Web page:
The UK government saw a cabinet reshuffle last week which saw the new Chancellor, Rishi Sunak take charge. The market predicts that the UK government will include its public sector spending plans going further into the new year to boost the economy and support sterling. But investors will remain wary of the threat that Brexit poses, with post-Brexit trade agreements still yet to be agreed upon.
With GBP performing in recent economic releases like the UK’s consumer price index, retail price index and retail sales figures, the currency looks to be heading in the right direction. Sterling strength amassed following the “Boris Bounce” post-election in which the Conservative government highlighted that the UK economy would rise in 2020 as Brexit paves the way for new opportunities. Whilst the support has helped the GBP, there is a lot for the pound to live up to, and should it fail to impress investors in the months to come, the currency could potentially see a drop in support as the number of Brexit doubters increase.
GBP has had its recent gains limited by an unsettled feeling amongst investors concerning the UK economy in the long-term. Sterling has been resilient against many of its major rival currencies this week, but it has ceded ground to the USD whilst also coming under pressure from the Canadian dollar and Swiss franc. Strategists have noted that the UK’s economy narrowly avoided contraction in Q4 GDP figures in 2019, which provided relief for GBP. But with consumption experiencing its weakest quarter since 2015, the avoidance of a negative GDP reading was largely a function of an aggressive uptick in government spending.
The euro has suffered losses throughout February, losing around 2.39 percent of its value so far in the first two weeks of the month. Friday 14th saw the single-currency end the week with a drop of 0.10%, hovering near a 34-week low. The euro’s poor performance follows an ugly week on the economic front last week. The Eurozone’s economic data also partnered with the global effects of the coronavirus epidemic has caused a worldwide slowdown.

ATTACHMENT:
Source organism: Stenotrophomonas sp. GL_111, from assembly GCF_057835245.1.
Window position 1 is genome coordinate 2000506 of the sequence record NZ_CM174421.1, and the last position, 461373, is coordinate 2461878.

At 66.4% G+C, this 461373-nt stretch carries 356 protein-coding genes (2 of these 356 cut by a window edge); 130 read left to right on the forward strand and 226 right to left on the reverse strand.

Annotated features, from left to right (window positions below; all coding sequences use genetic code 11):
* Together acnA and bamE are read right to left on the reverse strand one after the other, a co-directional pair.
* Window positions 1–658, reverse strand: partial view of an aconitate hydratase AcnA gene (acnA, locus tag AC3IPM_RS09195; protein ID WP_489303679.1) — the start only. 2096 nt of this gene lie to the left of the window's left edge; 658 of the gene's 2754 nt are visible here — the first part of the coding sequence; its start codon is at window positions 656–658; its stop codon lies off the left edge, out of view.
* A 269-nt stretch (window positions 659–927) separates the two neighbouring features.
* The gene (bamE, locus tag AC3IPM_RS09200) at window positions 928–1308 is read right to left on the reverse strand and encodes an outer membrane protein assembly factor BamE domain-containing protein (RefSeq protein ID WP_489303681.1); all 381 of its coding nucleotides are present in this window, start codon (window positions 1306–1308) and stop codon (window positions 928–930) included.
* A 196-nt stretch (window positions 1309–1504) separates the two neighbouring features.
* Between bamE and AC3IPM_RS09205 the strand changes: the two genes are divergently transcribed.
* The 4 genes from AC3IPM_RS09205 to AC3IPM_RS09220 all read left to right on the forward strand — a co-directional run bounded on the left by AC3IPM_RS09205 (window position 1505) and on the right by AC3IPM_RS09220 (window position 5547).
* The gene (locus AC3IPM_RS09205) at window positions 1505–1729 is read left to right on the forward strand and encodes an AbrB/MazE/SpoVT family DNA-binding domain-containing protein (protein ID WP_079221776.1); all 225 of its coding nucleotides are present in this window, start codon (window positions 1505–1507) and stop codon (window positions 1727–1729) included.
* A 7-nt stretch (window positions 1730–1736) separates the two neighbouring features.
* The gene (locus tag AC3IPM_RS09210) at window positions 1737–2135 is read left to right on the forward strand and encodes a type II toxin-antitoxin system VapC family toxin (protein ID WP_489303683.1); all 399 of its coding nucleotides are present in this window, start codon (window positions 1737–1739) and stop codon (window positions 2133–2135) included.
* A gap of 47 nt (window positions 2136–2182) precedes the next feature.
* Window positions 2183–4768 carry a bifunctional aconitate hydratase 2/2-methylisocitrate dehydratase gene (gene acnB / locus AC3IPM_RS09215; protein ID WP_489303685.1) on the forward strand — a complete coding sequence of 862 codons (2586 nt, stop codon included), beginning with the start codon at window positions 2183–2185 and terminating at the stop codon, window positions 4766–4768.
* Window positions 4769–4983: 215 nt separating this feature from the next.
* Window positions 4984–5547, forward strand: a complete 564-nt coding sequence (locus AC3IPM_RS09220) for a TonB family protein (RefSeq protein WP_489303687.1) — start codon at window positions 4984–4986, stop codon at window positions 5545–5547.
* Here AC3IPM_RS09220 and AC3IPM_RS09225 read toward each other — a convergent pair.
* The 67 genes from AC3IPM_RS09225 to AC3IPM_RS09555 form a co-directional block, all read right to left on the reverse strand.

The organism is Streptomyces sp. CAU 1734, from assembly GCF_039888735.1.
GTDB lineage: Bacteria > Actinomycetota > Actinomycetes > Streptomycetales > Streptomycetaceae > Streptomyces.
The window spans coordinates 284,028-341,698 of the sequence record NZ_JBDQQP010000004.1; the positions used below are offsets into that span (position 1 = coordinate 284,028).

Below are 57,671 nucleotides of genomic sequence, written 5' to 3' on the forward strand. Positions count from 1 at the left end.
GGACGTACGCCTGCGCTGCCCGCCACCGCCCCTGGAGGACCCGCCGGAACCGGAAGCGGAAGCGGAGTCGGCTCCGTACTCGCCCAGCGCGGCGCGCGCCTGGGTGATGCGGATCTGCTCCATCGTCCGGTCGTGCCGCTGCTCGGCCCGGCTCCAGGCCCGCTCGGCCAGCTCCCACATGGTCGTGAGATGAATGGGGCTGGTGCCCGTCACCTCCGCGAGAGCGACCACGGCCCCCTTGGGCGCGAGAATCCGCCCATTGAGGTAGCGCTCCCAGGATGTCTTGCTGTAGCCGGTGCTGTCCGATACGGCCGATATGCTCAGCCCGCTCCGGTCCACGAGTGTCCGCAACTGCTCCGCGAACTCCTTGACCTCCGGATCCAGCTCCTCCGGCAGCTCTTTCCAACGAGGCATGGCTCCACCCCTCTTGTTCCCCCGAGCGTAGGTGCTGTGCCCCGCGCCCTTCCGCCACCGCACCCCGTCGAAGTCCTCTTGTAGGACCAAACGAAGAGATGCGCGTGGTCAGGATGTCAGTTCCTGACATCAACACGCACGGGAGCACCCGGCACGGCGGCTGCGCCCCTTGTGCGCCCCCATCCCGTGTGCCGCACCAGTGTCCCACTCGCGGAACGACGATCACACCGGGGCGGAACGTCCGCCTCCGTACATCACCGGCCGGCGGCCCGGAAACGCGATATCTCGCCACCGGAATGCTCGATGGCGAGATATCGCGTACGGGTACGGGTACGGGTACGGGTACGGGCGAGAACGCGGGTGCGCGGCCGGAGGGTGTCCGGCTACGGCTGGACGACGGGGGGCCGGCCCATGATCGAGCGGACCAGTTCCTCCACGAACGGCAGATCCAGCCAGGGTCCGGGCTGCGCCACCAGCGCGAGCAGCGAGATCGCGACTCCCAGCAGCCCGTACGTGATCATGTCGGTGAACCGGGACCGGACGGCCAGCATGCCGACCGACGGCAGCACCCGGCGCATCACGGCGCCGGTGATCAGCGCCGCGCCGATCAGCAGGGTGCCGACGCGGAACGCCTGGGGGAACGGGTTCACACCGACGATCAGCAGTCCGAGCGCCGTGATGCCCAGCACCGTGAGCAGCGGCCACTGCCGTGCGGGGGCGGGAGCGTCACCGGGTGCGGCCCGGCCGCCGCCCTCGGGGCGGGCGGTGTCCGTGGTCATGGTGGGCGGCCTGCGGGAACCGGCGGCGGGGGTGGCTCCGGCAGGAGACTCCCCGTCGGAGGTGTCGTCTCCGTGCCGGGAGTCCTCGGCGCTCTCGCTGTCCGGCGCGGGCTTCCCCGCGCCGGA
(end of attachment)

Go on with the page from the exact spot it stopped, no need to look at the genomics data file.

The euro kicked off its trading in the new week on the back foot following last week’s lacklustre performance from both Germany and the Eurozone’s economic releases. Despite the European Central Bank (ECB) President Christine Lagarde highlighting the positive effects of the Bank’s policies on the Eurozone economy, the optimism didn’t last long as the following day unveiled shocking domestic results. The Eurozone’s industrial production fell by 4.1% in 2019 continuing the downward trend of last year’s 1.7% drop. Meanwhile, Friday saw the German GDP figure at 0% during Q4 of 2019.
As the euro passed mid-week, it still struggled to find a rallying point to drag itself out of its recent poor performance. After tumbling lower than 1.08 against the US dollar for the first time in three years, the euro looked out of luck. The euro’s bad luck this week could continue as it may only be the first milestone in its downward spiral, with global news flow, economic data and option market positioning all seemingly stacked against the single currency. With releases like the German producer price indices and Gfk consumer confidence survey doing little to help the struggling currency, as they displayed declines and stagnation across the board.
Ending the week, the euro has been labelled as one of the week’s worst performers, and the currency’s recent weakness has been observed by the market, causing the single currency to sink. The euro’s ECB meeting minutes which arrived on Thursday appeared to set a bearish tone for the euro, despite earlier rallies as major economy bond yields lifted off earlier lows. Many figures in the ECB are calling for a rise in expenditure over the next multiannual-financial framework which will cover a period in which the bloc has one less member to be concerned with (Britain).